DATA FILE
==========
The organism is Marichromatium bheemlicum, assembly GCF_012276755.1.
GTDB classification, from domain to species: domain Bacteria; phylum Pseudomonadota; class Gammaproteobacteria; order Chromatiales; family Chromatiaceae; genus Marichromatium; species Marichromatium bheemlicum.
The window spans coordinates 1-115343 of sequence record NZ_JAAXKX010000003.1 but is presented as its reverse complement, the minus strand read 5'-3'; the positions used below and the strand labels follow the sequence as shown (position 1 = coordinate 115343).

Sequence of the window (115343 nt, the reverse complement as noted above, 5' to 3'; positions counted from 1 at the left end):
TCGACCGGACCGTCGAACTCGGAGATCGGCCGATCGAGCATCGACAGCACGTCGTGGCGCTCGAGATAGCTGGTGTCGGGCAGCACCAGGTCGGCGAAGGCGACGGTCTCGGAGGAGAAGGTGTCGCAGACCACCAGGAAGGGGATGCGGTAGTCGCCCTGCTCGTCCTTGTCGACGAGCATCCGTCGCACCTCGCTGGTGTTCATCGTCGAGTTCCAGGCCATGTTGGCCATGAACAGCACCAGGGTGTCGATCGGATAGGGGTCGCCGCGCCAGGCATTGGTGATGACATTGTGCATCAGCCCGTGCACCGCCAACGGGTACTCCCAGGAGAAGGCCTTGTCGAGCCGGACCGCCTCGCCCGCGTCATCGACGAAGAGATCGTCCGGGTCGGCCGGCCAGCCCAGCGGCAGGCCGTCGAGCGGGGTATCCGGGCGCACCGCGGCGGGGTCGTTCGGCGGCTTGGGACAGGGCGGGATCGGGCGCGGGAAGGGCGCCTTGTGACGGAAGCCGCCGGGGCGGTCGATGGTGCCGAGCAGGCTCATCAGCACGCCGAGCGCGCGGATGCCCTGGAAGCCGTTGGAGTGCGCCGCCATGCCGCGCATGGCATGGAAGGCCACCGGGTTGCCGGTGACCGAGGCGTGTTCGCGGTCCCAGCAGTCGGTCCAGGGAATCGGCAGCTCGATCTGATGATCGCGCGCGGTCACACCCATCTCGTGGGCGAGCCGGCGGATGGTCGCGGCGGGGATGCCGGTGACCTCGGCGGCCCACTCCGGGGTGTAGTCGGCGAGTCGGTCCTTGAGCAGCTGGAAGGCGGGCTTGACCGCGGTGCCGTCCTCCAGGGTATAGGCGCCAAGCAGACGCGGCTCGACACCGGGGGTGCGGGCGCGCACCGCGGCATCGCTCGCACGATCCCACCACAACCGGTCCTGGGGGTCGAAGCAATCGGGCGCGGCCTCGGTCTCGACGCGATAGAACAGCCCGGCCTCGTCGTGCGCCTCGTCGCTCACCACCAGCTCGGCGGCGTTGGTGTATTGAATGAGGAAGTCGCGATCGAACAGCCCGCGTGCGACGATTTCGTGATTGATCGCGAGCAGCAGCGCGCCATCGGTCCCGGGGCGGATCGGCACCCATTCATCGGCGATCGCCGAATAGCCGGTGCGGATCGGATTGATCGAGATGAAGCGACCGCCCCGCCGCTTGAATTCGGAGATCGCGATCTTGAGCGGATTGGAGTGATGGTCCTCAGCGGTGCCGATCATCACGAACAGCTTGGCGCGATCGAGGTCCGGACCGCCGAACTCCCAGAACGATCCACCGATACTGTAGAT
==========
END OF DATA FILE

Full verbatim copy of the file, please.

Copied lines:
The organism is Marichromatium bheemlicum, assembly GCF_012276755.1.
GTDB classification, from domain to species: domain Bacteria; phylum Pseudomonadota; class Gammaproteobacteria; order Chromatiales; family Chromatiaceae; genus Marichromatium; species Marichromatium bheemlicum.
The window spans coordinates 1-115343 of sequence record NZ_JAAXKX010000003.1 but is presented as its reverse complement, the minus strand read 5'-3'; the positions used below and the strand labels follow the sequence as shown (position 1 = coordinate 115343).

Sequence of the window (115343 nt, the reverse complement as noted above, 5' to 3'; positions counted from 1 at the left end):
TCGACCGGACCGTCGAACTCGGAGATCGGCCGATCGAGCATCGACAGCACGTCGTGGCGCTCGAGATAGCTGGTGTCGGGCAGCACCAGGTCGGCGAAGGCGACGGTCTCGGAGGAGAAGGTGTCGCAGACCACCAGGAAGGGGATGCGGTAGTCGCCCTGCTCGTCCTTGTCGACGAGCATCCGTCGCACCTCGCTGGTGTTCATCGTCGAGTTCCAGGCCATGTTGGCCATGAACAGCACCAGGGTGTCGATCGGATAGGGGTCGCCGCGCCAGGCATTGGTGATGACATTGTGCATCAGCCCGTGCACCGCCAACGGGTACTCCCAGGAGAAGGCCTTGTCGAGCCGGACCGCCTCGCCCGCGTCATCGACGAAGAGATCGTCCGGGTCGGCCGGCCAGCCCAGCGGCAGGCCGTCGAGCGGGGTATCCGGGCGCACCGCGGCGGGGTCGTTCGGCGGCTTGGGACAGGGCGGGATCGGGCGCGGGAAGGGCGCCTTGTGACGGAAGCCGCCGGGGCGGTCGATGGTGCCGAGCAGGCTCATCAGCACGCCGAGCGCGCGGATGCCCTGGAAGCCGTTGGAGTGCGCCGCCATGCCGCGCATGGCATGGAAGGCCACCGGGTTGCCGGTGACCGAGGCGTGTTCGCGGTCCCAGCAGTCGGTCCAGGGAATCGGCAGCTCGATCTGATGATCGCGCGCGGTCACACCCATCTCGTGGGCGAGCCGGCGGATGGTCGCGGCGGGGATGCCGGTGACCTCGGCGGCCCACTCCGGGGTGTAGTCGGCGAGTCGGTCCTTGAGCAGCTGGAAGGCGGGCTTGACCGCGGTGCCGTCCTCCAGGGTATAGGCGCCAAGCAGACGCGGCTCGACACCGGGGGTGCGGGCGCGCACCGCGGCATCGCTCGCACGATCCCACCACAACCGGTCCTGGGGGTCGAAGCAATCGGGCGCGGCCTCGGTCTCGACGCGATAGAACAGCCCGGCCTCGTCGTGCGCCTCGTCGCTCACCACCAGCTCGGCGGCGTTGGTGTATTGAATGAGGAAGTCGCGATCGAACAGCCCGCGTGCGACGATTTCGTGATTGATCGCGAGCAGCAGCGCGCCATCGGTCCCGGGGCGGATCGGCACCCATTCATCGGCGATCGCCGAATAGCCGGTGCGGATCGGATTGATCGAGATGAAGCGACCGCCCCGCCGCTTGAATTCGGAGATCGCGATCTTGAGCGGATTGGAGTGATGGTCCTCAGCGGTGCCGATCATCACGAACAGCTTGGCGCGATCGAGGTCCGGACCGCCGAACTCCCAGAACGATCCACCGATACTGTAGAT